Chicago Life and Style.

Your Home. Your Life. Your Style

Month: August, 2016

Can you raise a child in the city? Part deux.

I wrote my first post addressing this question almost 7 years ago. I can hardly believe the time has flown by so quickly!  My daughter is now almost 9 years old.  The last week of school she attended a program at Loyola University.  Her school counselor–at her CPS school–nominated her to participate in the National Youth Leadership Forum: Pathways to STEM. I hear concerns over schools more often than any other concern when families are looking for a new home–whether they are relocating from outside the city or just considering a new neighborhood.  I could not be more pleased with the education that Sophia is getting at her CPS magnet school.  That is not to say that the process of getting her into a school was not painstaking and terrifying–because it was! But, having a few years under our belt and meeting lots of other parents both at our school and others, I’ve learned a few things.

  1. The way CPS is organized and the process for finding and enrolling in a school is NOT user friendly.
  2. By and large, your kids are going to get a perfectly good education and be safe and happy.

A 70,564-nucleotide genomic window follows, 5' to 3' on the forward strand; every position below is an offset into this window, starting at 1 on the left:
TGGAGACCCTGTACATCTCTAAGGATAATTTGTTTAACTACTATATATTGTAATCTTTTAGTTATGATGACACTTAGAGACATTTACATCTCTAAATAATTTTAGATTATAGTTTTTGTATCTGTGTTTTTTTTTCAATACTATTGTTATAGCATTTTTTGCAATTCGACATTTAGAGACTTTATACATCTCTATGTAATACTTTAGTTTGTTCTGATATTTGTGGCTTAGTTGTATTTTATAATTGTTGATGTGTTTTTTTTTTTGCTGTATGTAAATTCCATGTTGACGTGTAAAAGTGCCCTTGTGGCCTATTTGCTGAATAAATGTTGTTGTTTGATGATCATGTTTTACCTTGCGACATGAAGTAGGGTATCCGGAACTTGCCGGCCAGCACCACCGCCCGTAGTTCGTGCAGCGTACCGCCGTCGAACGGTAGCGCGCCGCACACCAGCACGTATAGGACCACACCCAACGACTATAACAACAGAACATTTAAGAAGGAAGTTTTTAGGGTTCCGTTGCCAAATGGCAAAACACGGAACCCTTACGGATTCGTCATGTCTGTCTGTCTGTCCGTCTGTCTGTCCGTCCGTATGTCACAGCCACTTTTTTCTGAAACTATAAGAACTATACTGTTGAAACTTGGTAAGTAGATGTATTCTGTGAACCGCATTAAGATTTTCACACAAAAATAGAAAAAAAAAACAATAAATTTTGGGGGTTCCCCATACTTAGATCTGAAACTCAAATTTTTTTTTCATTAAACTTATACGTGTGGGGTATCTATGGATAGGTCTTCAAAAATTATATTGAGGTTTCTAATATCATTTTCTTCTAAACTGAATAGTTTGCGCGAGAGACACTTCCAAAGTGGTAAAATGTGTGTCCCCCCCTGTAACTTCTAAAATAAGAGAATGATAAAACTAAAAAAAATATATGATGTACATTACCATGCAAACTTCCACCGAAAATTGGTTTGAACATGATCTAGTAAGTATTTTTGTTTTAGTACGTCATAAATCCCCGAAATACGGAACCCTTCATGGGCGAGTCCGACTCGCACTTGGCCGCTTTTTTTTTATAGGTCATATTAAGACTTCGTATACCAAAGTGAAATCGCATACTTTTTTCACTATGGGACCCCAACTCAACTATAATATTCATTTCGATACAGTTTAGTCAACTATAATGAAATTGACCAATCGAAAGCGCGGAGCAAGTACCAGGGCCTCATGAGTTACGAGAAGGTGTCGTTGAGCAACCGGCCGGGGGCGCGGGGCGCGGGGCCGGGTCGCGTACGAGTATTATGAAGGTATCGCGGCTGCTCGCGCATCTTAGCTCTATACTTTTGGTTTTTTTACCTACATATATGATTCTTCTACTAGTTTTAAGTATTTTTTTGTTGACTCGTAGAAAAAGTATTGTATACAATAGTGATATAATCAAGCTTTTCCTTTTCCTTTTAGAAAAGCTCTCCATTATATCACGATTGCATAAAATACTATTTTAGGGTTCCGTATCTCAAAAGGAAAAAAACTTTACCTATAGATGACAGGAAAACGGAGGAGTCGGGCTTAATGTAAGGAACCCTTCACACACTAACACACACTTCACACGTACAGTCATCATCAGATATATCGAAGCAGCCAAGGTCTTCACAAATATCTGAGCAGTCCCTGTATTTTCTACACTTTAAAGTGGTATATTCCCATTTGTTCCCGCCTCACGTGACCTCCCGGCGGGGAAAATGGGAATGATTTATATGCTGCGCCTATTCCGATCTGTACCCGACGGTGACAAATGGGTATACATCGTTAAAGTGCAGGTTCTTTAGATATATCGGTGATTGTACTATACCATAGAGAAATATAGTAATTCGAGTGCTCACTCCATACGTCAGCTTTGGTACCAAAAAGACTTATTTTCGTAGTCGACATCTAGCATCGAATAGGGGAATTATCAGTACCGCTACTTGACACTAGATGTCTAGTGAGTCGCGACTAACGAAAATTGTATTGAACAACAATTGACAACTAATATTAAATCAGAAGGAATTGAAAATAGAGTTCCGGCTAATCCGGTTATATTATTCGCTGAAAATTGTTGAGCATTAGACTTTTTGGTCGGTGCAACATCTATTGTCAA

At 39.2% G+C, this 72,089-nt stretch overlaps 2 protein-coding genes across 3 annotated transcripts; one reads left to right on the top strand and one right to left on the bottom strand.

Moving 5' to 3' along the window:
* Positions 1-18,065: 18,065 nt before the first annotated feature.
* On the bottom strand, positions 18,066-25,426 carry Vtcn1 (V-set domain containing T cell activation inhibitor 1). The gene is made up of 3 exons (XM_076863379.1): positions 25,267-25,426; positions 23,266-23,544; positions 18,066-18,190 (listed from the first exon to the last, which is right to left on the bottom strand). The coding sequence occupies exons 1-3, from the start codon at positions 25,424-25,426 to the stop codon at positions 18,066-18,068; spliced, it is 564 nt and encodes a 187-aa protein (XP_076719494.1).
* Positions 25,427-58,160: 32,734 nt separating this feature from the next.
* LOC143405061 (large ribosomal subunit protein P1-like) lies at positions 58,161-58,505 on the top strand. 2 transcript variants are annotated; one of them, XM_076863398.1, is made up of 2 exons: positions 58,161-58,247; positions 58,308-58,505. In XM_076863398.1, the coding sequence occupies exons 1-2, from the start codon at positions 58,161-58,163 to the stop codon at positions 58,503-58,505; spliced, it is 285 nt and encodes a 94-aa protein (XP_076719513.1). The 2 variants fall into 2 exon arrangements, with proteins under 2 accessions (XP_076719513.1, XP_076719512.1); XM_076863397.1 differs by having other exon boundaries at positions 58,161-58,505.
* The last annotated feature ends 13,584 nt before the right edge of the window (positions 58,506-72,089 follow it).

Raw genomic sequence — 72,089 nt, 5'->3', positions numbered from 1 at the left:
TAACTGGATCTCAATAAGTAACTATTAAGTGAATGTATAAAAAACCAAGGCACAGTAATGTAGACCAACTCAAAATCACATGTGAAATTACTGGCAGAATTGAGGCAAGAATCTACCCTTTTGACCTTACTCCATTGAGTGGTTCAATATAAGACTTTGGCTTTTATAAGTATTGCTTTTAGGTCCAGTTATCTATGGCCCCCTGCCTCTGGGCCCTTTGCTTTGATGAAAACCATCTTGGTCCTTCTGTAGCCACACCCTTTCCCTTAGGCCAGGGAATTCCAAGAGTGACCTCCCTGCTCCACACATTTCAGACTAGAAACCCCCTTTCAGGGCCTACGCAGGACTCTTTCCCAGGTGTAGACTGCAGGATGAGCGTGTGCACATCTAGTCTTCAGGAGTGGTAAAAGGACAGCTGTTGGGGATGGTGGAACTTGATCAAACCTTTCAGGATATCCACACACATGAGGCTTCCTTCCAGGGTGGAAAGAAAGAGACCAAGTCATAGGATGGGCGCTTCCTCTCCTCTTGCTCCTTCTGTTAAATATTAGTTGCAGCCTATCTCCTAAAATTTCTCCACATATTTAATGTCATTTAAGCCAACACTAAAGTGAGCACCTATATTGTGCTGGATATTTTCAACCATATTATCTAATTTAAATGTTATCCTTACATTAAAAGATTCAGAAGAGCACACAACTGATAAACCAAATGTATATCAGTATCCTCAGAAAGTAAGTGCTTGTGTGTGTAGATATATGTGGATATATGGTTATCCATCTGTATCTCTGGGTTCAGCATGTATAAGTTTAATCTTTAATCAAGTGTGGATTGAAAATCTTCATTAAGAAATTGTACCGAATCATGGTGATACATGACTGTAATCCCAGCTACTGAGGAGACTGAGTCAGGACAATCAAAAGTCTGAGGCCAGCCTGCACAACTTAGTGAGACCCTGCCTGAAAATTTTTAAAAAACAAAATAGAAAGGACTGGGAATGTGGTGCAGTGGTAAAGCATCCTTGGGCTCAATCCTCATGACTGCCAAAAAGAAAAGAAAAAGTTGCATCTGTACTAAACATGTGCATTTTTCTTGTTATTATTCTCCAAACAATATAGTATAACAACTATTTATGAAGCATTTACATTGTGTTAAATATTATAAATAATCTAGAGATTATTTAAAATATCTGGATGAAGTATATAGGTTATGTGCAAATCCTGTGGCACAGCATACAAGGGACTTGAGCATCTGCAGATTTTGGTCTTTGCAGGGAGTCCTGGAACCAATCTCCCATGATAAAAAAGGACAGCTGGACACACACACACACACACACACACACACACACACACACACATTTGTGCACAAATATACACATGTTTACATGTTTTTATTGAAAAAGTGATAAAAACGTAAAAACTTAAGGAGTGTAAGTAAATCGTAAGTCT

3. Of course there are exceptions to #2!
  4. How stressful the process is in direct relation to how convinced you are there is only ONE good option.
  5. Sending your child to one of the “good” schools in the “good” neighborhoods does not necessarily mean that they will get a better education, have better friends, be safer, love all their teachers/staff or that they will not feel the sting of social exclusion at times.
  6. You MUST know yourself and the type of parent you want to be to your student–more on this below.

When Sophia was in pre-school she attended a parochial school because I needed full day coverage so that I could work. It was a lovely experience and I enjoyed the small classes and the openness that encouraged parents to come to the school and visit any time, volunteer in the classroom etc.  For kindergarten, she started at CPS at her current school, LaSalle II.  In pre-school I was used to walking Sophia into her class, saying hello to everyone, helping her take her coat off etc. Not at CPS, at CPS parents drop off their kiddos to a teacher outside and may not go into the building. I FREAKED OUT. And I continued to freak out all day, thinking–“she doesn’t know where her class is, she is going to get lost, she doesn’t know anyone”. You get the idea. Guess what–she was fine. Better than fine actually. Sophia’s birthday is in late July so she is always one of the youngest in her class but it turns out our kids are more capable than most of us give them credit for!